U.K. Natural Gas Falls as Norwegian, Dutch Imports Rise
U.K. natural gas for same-day delivery fell as Norwegian flows increased to a nine-month high and imports from the Netherlands rose, leaving the delivery network with excess fuel.
The within-day contract slid as much as 0.9 percent, broker data compiled by Bloomberg show. Norwegian flows were at a rate of 132 million cubic meters a day, the most since Bloomberg started compiling the Gassco AS data in January. Dutch imports through BBL Co.’s pipeline rose to a rate of 39 million cubic meters a day, the most since April 14, according to National Grid Plc (NG/) data.
Gas for today dropped 0.7 percent, or 0.5 pence, to 68.4 pence a therm at 4:04 p.m. London time. Month-ahead gas was little changed at 69.4 pence a therm. That’s equivalent to $11.18 per million British thermal units and compares with $3.56 per million Btu of front-month U.S. gas.
The gas-transport system will contain 350 million cubic meters at 6 a.m. tomorrow, up from 346 million at the start of today, grid data show.
Day-ahead gas rose 0.5 percent to 68.95 pence a therm on predictions for freezing weather tomorrow that may boost demand for the heating fuel.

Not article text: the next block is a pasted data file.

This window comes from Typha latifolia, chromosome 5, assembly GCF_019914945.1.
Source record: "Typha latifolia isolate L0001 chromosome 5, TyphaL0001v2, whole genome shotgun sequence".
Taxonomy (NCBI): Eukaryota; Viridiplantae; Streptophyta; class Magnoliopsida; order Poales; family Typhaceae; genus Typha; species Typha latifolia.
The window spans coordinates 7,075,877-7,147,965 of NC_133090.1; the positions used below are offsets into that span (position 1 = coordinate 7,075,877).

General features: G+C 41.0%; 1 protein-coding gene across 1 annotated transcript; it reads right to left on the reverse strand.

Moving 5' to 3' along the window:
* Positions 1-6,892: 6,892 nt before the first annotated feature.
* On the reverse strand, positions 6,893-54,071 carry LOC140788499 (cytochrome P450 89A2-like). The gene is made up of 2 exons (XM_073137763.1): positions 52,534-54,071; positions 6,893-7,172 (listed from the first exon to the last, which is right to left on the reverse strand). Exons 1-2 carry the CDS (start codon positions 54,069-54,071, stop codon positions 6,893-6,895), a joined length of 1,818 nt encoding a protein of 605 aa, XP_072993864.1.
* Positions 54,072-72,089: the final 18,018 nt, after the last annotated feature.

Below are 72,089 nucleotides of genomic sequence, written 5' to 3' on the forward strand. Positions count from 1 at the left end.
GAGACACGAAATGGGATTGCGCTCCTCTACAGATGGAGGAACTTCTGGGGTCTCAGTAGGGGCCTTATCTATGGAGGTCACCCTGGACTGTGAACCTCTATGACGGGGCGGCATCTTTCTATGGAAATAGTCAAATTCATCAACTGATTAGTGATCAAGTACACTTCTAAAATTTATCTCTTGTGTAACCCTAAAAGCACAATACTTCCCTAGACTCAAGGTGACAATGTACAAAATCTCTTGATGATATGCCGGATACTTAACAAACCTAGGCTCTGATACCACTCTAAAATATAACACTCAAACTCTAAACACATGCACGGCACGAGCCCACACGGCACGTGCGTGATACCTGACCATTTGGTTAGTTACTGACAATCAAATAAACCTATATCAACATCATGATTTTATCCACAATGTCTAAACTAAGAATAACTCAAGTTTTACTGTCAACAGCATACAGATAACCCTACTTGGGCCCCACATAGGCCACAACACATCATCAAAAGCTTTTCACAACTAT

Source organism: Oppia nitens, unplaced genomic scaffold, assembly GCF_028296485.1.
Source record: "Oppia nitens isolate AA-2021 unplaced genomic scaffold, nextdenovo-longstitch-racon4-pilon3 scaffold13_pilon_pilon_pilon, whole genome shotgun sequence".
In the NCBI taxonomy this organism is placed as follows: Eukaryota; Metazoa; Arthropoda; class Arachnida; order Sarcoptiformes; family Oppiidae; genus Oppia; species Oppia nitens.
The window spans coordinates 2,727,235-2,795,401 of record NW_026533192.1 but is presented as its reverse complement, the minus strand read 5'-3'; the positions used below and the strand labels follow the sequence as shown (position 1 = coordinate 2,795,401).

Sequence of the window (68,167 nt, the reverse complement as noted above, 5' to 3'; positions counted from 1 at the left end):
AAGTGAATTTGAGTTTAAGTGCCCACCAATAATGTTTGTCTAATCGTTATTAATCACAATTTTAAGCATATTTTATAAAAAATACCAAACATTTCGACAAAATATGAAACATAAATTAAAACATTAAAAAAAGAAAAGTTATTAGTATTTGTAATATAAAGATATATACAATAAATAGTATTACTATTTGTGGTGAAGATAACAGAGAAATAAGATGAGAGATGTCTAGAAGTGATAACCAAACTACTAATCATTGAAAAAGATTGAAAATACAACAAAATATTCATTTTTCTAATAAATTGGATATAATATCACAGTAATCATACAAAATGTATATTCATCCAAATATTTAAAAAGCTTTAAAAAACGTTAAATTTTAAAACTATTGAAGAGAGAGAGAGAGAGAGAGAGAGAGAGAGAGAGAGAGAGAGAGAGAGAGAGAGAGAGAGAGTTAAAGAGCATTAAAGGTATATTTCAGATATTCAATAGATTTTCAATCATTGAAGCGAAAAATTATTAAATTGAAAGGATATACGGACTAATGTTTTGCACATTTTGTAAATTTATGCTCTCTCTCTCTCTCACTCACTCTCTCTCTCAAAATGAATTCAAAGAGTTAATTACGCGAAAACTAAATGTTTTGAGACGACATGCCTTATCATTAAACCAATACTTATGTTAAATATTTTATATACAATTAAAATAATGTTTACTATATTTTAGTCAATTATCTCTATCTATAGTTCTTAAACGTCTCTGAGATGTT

Low temperatures in London will be minus 1 degree Celsius (30 Fahrenheit) tomorrow and minus 3 degrees on Dec. 6, compared with a 10-year average of 5 degrees, according to CustomWeather Inc. data on Bloomberg. Demand in the 24 hours to 6 a.m. tomorrow will probably be 328 million cubic meters versus a seasonal norm of 285 million, grid data show.
Flows through the Theddlethorpe receiving terminal on the east coast of England remained at zero since an unplanned outage at 9 a.m. on Dec. 1, grid data show.
Gas accounted for 32 percent of U.K. power production at 4 p.m., grid data show. Coal generated 44 percent, nuclear 16 percent and wind 3.1 percent.
Electricity for tomorrow jumped 5.6 percent to 51.75 pounds a megawatt-hour, broker data show.
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